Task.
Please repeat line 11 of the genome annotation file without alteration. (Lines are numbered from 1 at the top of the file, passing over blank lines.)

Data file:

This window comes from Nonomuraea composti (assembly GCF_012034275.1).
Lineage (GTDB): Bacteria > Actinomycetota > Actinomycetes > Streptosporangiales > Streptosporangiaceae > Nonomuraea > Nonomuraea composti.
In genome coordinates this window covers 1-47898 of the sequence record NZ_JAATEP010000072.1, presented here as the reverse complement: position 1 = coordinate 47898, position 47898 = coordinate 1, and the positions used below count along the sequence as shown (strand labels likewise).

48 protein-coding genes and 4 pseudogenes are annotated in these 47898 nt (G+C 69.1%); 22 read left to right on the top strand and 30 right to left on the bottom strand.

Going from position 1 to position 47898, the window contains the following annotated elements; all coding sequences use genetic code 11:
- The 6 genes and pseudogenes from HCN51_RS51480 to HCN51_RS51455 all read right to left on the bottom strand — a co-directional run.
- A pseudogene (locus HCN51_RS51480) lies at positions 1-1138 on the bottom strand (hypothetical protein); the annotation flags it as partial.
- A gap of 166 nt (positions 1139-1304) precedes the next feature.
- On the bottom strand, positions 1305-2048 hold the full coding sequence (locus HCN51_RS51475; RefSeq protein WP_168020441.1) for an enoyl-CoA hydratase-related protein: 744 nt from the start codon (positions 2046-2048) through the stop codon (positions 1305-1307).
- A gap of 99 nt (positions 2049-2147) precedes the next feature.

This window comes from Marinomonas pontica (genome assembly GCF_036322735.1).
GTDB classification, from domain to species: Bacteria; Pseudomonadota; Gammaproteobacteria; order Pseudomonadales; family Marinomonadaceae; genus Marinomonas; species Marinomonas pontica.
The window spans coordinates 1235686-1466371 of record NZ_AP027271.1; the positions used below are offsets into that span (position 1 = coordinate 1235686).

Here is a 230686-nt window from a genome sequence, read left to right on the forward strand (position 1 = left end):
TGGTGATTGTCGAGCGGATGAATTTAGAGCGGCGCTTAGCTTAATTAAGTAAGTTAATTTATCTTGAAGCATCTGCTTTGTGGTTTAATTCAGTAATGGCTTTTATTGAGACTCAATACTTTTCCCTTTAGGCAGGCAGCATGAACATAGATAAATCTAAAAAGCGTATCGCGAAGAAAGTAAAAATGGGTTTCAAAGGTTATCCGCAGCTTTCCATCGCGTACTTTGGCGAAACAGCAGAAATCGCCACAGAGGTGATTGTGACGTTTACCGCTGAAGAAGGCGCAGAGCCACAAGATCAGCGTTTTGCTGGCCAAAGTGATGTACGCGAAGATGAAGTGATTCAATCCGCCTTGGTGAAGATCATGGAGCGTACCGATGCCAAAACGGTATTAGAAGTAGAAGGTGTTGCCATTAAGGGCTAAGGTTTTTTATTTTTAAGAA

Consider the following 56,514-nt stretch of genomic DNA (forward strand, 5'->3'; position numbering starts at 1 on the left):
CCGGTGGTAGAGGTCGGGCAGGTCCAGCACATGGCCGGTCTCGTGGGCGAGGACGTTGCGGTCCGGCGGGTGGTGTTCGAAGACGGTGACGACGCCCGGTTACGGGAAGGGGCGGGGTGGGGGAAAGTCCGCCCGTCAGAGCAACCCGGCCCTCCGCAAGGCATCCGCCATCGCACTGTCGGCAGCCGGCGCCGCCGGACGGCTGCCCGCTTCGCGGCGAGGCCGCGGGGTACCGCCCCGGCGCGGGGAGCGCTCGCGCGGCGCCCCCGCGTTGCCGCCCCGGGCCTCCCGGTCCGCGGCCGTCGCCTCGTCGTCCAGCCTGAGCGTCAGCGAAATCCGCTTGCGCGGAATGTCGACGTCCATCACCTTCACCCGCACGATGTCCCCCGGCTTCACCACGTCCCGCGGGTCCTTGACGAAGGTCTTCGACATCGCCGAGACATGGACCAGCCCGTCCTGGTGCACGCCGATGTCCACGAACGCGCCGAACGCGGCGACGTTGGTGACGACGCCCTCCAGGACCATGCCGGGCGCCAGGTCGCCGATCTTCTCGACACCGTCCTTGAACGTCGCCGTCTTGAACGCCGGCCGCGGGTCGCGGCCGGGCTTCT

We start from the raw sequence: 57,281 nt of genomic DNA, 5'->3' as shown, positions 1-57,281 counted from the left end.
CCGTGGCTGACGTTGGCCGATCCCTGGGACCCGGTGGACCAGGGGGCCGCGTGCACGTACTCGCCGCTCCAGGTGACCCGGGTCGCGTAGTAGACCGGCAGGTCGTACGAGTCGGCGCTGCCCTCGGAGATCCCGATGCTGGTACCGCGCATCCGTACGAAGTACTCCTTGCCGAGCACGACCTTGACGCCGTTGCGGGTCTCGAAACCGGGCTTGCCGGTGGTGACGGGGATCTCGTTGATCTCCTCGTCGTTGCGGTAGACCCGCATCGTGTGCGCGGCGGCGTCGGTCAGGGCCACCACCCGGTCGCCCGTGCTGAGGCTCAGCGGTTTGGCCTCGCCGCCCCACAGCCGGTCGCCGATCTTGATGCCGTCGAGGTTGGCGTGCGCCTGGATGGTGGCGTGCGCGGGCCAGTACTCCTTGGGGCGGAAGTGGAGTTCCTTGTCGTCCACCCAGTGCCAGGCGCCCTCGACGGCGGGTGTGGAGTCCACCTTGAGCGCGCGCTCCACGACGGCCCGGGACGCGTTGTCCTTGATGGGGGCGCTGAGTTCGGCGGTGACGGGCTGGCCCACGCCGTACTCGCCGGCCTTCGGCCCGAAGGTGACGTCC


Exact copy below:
This window comes from Marinomonas pontica (genome assembly GCF_036322735.1).